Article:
Elm is a completely different language, it took some time to learn it and you will have to work hard as well to understand the new keywords and patterns of that language. A good place to start is at ElmProgramming.

Writing Encoders and Decoders initially are a complex task and feel long to do, but it’s because of those that elm is capable of ensuring your data is always safe and validated before going into the elm machine. The compiler is capable of ensuring input and output data are always safe because of those. You must take the proper time to learn how to create them and use them.

Elm does not allow you to save anything by yourself. You do not create variables. You simply pass back your whole new model and elm takes care of saving that model for you in memory (Because that is an unpure method to do). This was for me, hard initially to grasp because I was used to keeping data in a class as a class parameters (a private variable as an example). This makes it so that you only have one state that is saved, and that state is your main model, which you can manipulate and change the way you want it. It’s just, hard to change your way of dealing with code.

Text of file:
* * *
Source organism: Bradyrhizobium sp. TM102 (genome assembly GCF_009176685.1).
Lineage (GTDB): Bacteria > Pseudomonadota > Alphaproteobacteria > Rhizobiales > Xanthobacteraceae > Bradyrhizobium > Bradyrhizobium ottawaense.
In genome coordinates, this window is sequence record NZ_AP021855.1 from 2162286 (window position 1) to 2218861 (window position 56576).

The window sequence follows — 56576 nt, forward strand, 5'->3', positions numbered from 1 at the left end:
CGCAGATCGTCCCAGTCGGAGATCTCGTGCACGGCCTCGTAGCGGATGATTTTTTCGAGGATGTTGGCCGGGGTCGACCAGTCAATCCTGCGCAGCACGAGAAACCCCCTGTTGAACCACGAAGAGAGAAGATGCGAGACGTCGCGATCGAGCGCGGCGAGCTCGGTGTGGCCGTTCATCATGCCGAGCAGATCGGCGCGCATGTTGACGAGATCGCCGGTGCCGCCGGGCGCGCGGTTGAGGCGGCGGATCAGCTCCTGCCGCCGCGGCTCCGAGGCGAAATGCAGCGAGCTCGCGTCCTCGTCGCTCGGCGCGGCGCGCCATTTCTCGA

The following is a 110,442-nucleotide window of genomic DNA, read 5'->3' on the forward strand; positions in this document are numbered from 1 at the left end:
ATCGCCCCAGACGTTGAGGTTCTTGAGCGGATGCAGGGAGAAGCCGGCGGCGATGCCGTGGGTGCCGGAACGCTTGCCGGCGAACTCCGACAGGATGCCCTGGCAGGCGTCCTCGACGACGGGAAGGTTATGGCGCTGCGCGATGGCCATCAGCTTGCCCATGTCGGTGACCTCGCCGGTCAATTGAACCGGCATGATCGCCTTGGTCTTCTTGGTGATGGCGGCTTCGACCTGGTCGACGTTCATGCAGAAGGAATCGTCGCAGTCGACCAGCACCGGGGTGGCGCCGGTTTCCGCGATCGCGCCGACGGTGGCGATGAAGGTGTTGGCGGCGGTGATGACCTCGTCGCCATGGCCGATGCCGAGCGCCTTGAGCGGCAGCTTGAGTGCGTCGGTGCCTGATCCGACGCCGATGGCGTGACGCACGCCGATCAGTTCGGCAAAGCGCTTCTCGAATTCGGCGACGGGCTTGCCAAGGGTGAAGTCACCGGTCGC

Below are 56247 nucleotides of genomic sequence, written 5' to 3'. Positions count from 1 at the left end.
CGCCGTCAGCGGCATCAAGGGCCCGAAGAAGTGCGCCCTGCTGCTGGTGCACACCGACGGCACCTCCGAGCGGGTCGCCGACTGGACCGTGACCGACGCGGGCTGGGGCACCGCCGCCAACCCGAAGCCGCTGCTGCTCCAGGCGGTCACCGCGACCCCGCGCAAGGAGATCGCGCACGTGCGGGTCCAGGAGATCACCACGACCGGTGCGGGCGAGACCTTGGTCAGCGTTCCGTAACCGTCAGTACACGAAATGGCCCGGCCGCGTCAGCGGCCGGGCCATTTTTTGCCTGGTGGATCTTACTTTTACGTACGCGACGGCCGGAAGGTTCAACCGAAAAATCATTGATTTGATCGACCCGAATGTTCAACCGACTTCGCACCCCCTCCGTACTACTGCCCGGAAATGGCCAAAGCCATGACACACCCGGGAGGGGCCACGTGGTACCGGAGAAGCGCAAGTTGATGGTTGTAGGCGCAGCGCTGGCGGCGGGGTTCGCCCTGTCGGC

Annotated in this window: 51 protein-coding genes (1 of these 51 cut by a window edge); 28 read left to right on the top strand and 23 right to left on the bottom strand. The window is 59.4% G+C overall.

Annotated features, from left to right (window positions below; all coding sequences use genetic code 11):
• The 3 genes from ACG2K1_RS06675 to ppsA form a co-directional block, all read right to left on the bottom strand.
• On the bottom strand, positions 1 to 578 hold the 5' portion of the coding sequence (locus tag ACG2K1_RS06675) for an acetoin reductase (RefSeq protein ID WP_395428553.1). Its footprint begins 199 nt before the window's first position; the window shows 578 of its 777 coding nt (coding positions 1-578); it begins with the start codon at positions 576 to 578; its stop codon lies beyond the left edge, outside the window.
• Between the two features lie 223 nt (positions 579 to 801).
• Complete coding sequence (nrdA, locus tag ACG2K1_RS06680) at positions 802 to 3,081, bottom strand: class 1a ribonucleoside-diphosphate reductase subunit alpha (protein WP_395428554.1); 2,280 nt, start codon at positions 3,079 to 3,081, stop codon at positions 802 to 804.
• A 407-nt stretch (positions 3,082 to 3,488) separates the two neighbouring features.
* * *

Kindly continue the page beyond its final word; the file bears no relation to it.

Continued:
Give it a shot, upgrade your codebase to a language that will help you along the way

If you are still writing Javascript, you should seriously consider upgrading to Typescript. It will help you a lot to reduce runtime errors, and those who want even more protection and reliability, should consider trying Elm and see how they like it.

I will be honest, I have never had so much fun writing code. Elm is just very well built, and building a web app with this language makes the job a lot more enjoyable to do.

We push updates to our online cloud platform on production on a daily/weekly basis, and that is not a big deal for anybody. If the compiler compiled your code, you know, nothing is broken. Run some tests, and we are good to go to deploy that code.

The only errors you will get in Elm are going to be logic errors, but those are caused by you, the developer who did not think his things right.

I hope this will help some developers move along in their code and use better languages/tools to support their web apps in a more reliable and enjoyable way.